set_tid_address (2)

NAME

set_tid_address - set pointer to thread ID

SYNOPSIS

#include <linux/unistd.h>
long set_tid_address(int *tidptr);
Note: There is no glibc wrapper for this system call; see NOTES.

DESCRIPTION

For each thread, the kernel maintains two attributes (addresses) called set_child_tid and clear_child_tid. These two attributes contain the value NULL by default.
set_child_tid
If a thread is started using clone(2) with the CLONE_CHILD_SETTID flag, set_child_tid is set to the value passed in the ctid argument of that system call.
When set_child_tid is set, the very first thing the new thread does is to write its thread ID at this address.
clear_child_tid
If a thread is started using clone(2) with the CLONE_CHILD_CLEARTID flag, clear_child_tid is set to the value passed in the ctid argument of that system call.
The system call set_tid_address() sets the clear_child_tid value for the calling thread to tidptr.
When a thread whose clear_child_tid is not NULL terminates, then, if the thread is sharing memory with other threads, then 0 is written at the address specified in clear_child_tid and the kernel performs the following operation:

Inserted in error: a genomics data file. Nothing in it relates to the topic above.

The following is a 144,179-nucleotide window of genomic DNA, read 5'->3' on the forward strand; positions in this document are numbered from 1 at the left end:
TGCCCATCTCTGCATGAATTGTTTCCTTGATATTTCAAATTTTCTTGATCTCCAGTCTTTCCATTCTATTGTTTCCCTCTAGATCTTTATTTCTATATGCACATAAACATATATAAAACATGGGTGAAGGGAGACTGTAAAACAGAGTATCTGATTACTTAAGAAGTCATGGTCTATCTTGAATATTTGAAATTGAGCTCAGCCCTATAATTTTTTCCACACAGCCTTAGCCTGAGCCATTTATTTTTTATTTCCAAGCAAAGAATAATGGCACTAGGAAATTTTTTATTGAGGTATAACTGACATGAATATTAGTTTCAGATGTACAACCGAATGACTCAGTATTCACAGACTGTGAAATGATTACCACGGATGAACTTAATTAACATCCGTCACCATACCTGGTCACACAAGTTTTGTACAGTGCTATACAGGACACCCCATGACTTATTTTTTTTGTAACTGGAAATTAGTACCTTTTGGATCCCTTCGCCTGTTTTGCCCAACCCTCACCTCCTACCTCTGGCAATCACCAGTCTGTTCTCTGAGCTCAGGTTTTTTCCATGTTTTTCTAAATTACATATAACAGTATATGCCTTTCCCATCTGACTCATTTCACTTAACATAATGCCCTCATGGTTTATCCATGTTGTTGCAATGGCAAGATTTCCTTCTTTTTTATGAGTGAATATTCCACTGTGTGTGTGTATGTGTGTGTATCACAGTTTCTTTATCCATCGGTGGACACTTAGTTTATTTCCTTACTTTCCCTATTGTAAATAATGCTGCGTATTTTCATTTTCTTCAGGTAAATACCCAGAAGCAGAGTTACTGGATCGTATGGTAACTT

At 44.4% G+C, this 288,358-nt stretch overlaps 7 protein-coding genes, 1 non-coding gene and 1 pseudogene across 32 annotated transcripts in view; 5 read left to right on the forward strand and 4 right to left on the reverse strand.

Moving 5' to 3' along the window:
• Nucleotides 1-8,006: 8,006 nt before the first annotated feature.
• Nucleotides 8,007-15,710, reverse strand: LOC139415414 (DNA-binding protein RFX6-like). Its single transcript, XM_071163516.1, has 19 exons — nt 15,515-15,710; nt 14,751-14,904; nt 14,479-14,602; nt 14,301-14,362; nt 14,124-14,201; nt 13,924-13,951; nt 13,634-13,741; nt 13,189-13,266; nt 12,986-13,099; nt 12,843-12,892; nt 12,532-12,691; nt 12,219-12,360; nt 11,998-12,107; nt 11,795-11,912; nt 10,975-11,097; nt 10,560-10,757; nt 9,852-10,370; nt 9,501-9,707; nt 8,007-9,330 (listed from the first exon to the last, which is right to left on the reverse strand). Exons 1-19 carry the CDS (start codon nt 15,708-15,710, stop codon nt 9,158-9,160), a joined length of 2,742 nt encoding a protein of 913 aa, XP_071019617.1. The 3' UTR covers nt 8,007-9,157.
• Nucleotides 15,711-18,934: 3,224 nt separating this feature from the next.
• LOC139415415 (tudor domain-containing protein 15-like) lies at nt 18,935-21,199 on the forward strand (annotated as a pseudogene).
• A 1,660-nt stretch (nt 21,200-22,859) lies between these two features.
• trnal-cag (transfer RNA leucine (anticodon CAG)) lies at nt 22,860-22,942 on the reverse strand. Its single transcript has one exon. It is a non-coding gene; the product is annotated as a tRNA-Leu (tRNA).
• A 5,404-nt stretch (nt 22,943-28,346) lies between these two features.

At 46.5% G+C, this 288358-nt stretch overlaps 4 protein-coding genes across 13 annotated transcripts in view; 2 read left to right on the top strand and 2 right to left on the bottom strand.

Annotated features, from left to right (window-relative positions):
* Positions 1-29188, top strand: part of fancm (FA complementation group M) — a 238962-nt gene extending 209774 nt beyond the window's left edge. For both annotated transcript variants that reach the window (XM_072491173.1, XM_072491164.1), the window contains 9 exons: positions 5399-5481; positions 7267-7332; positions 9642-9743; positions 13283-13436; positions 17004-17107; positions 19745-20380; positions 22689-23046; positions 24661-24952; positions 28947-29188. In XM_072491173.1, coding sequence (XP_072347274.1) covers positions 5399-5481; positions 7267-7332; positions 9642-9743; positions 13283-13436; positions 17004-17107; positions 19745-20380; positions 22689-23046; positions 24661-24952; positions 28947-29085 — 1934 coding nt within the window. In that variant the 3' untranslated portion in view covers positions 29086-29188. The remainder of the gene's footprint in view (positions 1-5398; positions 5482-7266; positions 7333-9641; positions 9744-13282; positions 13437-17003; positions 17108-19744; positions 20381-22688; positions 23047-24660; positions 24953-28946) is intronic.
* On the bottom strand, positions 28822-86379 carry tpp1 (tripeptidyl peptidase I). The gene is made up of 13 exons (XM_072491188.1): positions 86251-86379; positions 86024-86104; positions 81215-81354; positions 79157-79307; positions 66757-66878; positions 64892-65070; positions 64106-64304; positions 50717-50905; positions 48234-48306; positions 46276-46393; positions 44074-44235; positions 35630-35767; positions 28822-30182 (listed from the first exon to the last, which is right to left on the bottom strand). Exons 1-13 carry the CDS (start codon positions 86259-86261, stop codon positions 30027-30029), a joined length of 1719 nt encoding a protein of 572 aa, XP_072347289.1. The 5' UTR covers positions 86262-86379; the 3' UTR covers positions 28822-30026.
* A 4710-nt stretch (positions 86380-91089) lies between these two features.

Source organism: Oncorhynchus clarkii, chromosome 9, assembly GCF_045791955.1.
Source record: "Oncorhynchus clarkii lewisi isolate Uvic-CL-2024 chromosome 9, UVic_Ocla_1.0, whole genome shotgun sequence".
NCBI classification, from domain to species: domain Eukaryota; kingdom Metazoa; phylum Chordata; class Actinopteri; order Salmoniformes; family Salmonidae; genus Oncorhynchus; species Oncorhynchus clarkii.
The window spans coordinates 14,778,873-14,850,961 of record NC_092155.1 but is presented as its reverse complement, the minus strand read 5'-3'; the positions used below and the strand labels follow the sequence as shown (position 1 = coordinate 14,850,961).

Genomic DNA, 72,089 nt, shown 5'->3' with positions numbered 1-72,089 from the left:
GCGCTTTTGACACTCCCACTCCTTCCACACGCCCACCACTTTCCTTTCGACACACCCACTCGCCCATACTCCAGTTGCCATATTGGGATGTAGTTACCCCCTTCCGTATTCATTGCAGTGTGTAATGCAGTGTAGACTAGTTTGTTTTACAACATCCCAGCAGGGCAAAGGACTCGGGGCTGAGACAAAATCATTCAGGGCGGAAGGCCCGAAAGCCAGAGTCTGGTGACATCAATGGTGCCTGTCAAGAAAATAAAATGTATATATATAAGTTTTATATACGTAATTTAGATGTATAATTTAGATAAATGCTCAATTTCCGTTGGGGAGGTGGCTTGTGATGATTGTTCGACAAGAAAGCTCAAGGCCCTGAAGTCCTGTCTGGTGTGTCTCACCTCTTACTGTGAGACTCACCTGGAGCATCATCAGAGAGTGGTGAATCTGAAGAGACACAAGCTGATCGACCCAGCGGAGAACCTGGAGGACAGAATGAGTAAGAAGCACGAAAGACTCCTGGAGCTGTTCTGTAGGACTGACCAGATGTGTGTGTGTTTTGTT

futex(clear_child_tid, FUTEX_WAKE, 1, NULL, NULL, 0);
The effect of this operation is to wake a single thread that is performing a futex wait on the memory location. Errors from the futex wake operation are ignored.

RETURN VALUE

set_tid_address() always returns the caller's thread ID.

ERRORS

set_tid_address() always succeeds.

VERSIONS

This call is present since Linux 2.5.48. Details as given here are valid since Linux 2.5.49.

CONFORMING TO

This system call is Linux-specific.

NOTES

Glibc does not provide a wrapper for this system call; call it using syscall(2).

SEE ALSO

clone(2), futex(2), gettid(2)

Information

Source
Linux kernel
OS/version
Linux
Source updated
September 15, 2017
Page created
February 9, 2018
Page generated
December 2, 2018